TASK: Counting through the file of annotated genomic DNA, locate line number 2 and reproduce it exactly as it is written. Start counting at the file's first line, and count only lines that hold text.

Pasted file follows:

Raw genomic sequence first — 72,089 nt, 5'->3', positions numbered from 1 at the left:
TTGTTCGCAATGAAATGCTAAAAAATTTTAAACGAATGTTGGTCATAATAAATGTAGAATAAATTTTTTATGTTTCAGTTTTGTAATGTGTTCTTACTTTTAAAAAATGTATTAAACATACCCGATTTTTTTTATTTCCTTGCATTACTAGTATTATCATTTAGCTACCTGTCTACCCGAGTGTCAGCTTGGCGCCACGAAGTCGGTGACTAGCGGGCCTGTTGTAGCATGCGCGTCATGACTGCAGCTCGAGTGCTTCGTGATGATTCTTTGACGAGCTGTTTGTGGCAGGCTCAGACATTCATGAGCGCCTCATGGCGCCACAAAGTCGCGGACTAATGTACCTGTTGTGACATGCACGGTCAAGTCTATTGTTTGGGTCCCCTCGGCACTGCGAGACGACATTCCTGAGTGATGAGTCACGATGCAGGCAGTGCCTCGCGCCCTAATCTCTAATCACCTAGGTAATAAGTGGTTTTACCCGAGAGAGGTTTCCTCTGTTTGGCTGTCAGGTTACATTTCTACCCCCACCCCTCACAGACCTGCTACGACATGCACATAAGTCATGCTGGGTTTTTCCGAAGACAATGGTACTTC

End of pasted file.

TTGTTCGCAATGAAATGCTAAAAAATTTTAAACGAATGTTGGTCATAATAAATGTAGAATAAATTTTTTATGTTTCAGTTTTGTAATGTGTTCTTACTTTTAAAAAATGTATTAAACATACCCGATTTTTTTTATTTCCTTGCATTACTAGTATTATCATTTAGCTACCTGTCTACCCGAGTGTCAGCTTGGCGCCACGAAGTCGGTGACTAGCGGGCCTGTTGTAGCATGCGCGTCATGACTGCAGCTCGAGTGCTTCGTGATGATTCTTTGACGAGCTGTTTGTGGCAGGCTCAGACATTCATGAGCGCCTCATGGCGCCACAAAGTCGCGGACTAATGTACCTGTTGTGACATGCACGGTCAAGTCTATTGTTTGGGTCCCCTCGGCACTGCGAGACGACATTCCTGAGTGATGAGTCACGATGCAGGCAGTGCCTCGCGCCCTAATCTCTAATCACCTAGGTAATAAGTGGTTTTACCCGAGAGAGGTTTCCTCTGTTTGGCTGTCAGGTTACATTTCTACCCCCACCCCTCACAGACCTGCTACGACATGCACATAAGTCATGCTGGGTTTTTCCGAAGACAATGGTACTTC